Under the legislative framework for takeover bids in Canada, as amended on May 9, 2016, shareholders may not be treated equally if an important number of Common Shares is acquired pursuant to a private agreement in which a small group of shareholders or a shareholder dispose of their Common Shares at a premium to market price, which premium is not shared with the other shareholders of the Corporation. In addition, a person may gradually accumulate Common Shares through stock exchange acquisitions which results in an

 

   

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acquisition of control of the Corporation, without payment of fair value for control or a fair sharing of a control premium amongst all shareholders. The Rights Plan addresses these concerns by applying to all acquisitions of 20% or more of the Common Shares of the Corporation, ensuring that shareholders receive equal treatment.

The Rights Plan also addresses the use of “hard” lock-up agreements, whereby shareholders commit to tender their Common Shares to a takeover bid in lock-up agreements which are either irrevocable or revocable but subject to restrictive termination conditions. Such agreements could have the effect of deterring other potential bidders from bringing forward competing bids, particularly where the number of lock-up shares would make it difficult or unlikely for a competing bidder’s bid to achieve the 50% minimum tender requirement imposed by the takeover bid rules. The Rights Plan is designed to prevent these lock-up agreements that are not in the best interest of the Corporation and its shareholders and to encourage bidders to structure lock-up agreements so as to provide the locked-up shareholders reasonable flexibility to terminate such agreements to deposit their shares to a higher value bid or support another transaction offering greater value.

The issue of rights (the “Rights”) will not in any way adversely alter the financial condition of the Corporation and will not change the way in which shareholders trade their Common Shares. However, by permitting holders of Rights other than an “Acquiring Person” (as defined below) to acquire additional Common Shares of the Corporation at a discount to market value, the Rights may cause substantial dilution to a person or group that acquires 20% or more of the outstanding Common Shares other than by way of a “Permitted Bid” (as defined below). A potential bidder can avoid the dilutive features of the Rights Plan by making a bid that conforms to the requirements of a Permitted Bid.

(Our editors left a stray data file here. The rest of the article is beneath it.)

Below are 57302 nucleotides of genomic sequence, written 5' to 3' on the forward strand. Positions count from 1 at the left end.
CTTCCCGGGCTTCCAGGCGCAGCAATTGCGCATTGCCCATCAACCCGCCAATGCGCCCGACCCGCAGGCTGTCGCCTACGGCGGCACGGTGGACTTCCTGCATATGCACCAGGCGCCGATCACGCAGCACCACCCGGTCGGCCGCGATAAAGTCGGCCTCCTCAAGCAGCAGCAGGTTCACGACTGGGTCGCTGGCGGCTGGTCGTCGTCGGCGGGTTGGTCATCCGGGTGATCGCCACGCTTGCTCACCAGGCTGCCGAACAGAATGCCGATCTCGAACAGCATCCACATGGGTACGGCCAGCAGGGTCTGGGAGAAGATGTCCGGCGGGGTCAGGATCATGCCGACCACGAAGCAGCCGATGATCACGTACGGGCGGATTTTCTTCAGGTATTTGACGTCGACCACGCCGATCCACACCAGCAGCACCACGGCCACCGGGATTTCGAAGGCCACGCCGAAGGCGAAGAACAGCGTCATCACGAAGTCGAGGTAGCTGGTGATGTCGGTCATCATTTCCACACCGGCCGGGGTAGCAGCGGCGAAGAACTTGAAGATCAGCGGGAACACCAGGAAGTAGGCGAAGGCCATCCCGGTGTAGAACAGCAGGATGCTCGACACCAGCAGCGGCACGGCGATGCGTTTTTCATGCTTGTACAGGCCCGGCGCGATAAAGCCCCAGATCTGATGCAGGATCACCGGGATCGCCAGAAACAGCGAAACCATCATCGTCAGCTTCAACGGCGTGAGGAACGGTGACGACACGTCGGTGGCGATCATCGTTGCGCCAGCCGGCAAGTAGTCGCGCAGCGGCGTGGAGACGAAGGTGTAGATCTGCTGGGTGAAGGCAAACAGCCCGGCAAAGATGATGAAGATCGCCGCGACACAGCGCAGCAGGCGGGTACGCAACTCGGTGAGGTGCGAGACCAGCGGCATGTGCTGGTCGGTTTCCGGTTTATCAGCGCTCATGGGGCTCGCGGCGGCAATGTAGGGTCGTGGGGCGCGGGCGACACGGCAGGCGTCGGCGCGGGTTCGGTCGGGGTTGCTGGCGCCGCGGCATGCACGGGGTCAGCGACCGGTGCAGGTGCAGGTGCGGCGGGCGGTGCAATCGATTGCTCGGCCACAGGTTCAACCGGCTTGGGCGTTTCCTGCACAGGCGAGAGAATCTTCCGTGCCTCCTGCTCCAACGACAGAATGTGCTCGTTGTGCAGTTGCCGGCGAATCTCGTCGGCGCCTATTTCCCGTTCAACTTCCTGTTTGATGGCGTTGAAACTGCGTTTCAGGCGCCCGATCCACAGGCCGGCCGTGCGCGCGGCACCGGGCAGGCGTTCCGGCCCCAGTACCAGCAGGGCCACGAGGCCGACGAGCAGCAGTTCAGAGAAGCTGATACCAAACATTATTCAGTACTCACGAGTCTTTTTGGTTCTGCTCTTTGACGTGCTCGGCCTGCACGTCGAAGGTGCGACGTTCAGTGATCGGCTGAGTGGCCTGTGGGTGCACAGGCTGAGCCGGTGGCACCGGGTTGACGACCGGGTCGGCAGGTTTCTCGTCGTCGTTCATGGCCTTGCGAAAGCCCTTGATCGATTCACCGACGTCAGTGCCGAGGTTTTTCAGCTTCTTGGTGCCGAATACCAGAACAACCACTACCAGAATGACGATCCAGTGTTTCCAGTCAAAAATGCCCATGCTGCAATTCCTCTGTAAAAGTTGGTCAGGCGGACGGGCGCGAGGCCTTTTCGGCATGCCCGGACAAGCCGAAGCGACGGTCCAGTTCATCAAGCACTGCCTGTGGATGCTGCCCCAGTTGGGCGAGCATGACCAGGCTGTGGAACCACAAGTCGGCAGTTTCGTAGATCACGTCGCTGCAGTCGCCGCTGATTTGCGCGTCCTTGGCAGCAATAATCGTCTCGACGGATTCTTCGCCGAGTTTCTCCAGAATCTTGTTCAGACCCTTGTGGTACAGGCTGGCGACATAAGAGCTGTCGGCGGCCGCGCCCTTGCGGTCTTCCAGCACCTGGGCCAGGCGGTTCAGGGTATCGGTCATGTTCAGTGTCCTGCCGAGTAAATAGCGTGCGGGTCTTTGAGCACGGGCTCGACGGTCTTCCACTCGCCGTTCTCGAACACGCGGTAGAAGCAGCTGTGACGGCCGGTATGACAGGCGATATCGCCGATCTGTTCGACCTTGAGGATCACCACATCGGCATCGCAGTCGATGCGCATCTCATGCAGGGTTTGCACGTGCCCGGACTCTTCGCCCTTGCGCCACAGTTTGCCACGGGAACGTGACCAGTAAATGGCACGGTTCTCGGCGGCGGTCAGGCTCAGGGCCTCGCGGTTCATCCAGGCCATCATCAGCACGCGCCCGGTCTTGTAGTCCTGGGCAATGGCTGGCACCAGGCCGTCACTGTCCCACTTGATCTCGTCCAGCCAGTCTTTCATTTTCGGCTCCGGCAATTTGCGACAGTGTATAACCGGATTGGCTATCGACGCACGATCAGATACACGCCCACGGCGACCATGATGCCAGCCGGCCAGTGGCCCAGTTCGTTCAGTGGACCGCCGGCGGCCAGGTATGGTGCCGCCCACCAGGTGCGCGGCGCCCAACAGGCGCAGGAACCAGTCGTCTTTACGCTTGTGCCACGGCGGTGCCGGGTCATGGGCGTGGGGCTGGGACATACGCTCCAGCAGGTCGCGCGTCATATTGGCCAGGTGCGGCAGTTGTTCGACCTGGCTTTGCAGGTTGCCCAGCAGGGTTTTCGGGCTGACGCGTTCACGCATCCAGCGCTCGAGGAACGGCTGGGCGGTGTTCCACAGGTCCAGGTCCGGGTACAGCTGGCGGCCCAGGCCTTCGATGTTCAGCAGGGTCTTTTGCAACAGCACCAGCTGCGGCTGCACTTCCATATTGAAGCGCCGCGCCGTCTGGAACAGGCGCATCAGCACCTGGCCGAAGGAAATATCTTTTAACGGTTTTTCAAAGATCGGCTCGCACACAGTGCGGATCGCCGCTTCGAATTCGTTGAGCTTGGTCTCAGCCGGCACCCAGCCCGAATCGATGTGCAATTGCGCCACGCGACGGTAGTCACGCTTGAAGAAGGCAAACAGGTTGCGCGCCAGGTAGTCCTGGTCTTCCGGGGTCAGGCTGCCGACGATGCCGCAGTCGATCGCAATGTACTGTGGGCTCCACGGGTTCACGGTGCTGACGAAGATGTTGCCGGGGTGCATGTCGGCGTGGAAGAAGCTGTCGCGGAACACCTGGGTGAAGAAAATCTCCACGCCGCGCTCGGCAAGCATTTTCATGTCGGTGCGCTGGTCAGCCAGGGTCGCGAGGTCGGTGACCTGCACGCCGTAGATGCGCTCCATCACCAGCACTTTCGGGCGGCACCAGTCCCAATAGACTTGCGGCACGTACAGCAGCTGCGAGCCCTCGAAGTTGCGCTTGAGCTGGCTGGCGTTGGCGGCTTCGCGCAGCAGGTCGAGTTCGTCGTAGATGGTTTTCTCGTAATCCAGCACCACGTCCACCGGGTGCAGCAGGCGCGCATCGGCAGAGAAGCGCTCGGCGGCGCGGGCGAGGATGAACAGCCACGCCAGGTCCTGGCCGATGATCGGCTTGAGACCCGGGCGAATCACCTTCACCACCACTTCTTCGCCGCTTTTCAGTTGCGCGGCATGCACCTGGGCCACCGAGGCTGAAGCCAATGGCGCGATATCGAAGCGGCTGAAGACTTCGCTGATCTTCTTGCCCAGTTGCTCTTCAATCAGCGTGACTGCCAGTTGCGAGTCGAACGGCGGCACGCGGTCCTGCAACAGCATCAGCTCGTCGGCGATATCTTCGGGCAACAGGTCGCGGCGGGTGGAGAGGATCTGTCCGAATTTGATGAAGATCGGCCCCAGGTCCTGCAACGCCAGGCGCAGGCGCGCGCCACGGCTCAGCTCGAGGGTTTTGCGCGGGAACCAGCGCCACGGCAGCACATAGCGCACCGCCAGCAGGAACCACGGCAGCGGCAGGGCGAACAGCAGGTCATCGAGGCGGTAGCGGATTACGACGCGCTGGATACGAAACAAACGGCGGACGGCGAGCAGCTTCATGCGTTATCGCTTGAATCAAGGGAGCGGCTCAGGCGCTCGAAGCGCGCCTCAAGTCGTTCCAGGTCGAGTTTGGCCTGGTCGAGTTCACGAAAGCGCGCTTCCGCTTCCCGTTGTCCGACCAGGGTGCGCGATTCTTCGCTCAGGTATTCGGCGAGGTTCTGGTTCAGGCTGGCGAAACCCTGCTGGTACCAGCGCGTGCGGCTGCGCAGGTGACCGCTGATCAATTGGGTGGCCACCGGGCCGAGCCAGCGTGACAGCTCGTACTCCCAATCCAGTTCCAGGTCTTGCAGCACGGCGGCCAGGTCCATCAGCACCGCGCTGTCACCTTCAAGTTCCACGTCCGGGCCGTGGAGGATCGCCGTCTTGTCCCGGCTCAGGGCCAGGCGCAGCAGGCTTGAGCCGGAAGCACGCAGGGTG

The Corporation has reviewed the Rights Plan for conformity with current practices of Canadian companies with respect to shareholder protection rights plans and believe that the Rights Plan preserves the fair treatment of shareholders, is consistent with best Canadian corporate practices and addresses institutional investor guidelines.

Amendments to the Rights Plan

Following the Corporation’s review of current practices of Canadian companies with respect to shareholder protection rights plans, the Rights Plan contains certain proposed amendments, including:

 

  ·  

amendments to the definitions of “Beneficially Owned” and “Permitted Acquisition” to align those provisions with market standards;

 

  ·  

the inclusion of certain clarifications in respect of non-certificated securities, including those represented by book-entry form registration;

 

  ·  

the addition of provisions allowing the Board to take actions it deems appropriate to ensure the issuance and sale of securities under the Rights Plan complies with securities laws outside Canada and the United States; and

 

  ·  

certain other housekeeping and conforming changes.

The purpose and principal terms of the Rights Plan, including the proposed amendments, are set forth below in this Circular.

 

   

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Terms of the Rights Plan

The following is a summary of the principal terms of the Rights Plan and is provided subject to the terms and conditions thereof. A complete copy of the Rights Plan has been filed and is available on SEDAR at www.sedar.com.

Issue of Rights

In order to implement the rights plan in 2010, the Board authorized the Corporation to issue one right in respect of each Common Share outstanding as of 6:00 p.m. (Montreal time) on March 25, 2010 (the “Record Time”). One Right was also issued with each Common Share issued after March 25, 2010 and one Right will also continue to be issued and attached to each subsequently issued Common Share if the Rights Plan is approved by shareholders at the Meeting.

Rights-Exercise Privilege

The Rights will be separate from the Common Shares to which they are attached and will become exercisable at the time (the “Separation Time”) that is ten (10) business days after the earlier of: (i) the first date of public announcement that an “Acquiring Person” (as defined below) has become such; (ii) the date of commencement of, or first public announcement in respect of, a takeover bid which will permit an offeror to hold 20% or more of the Common Shares, other than by an acquisition pursuant to a takeover bid permitted by the Rights Plan (a “Permitted Bid” as defined below); (iii) the date upon which a Permitted Bid ceases to be a Permitted Bid; or (iv) such other date as may be determined in good faith by the Board.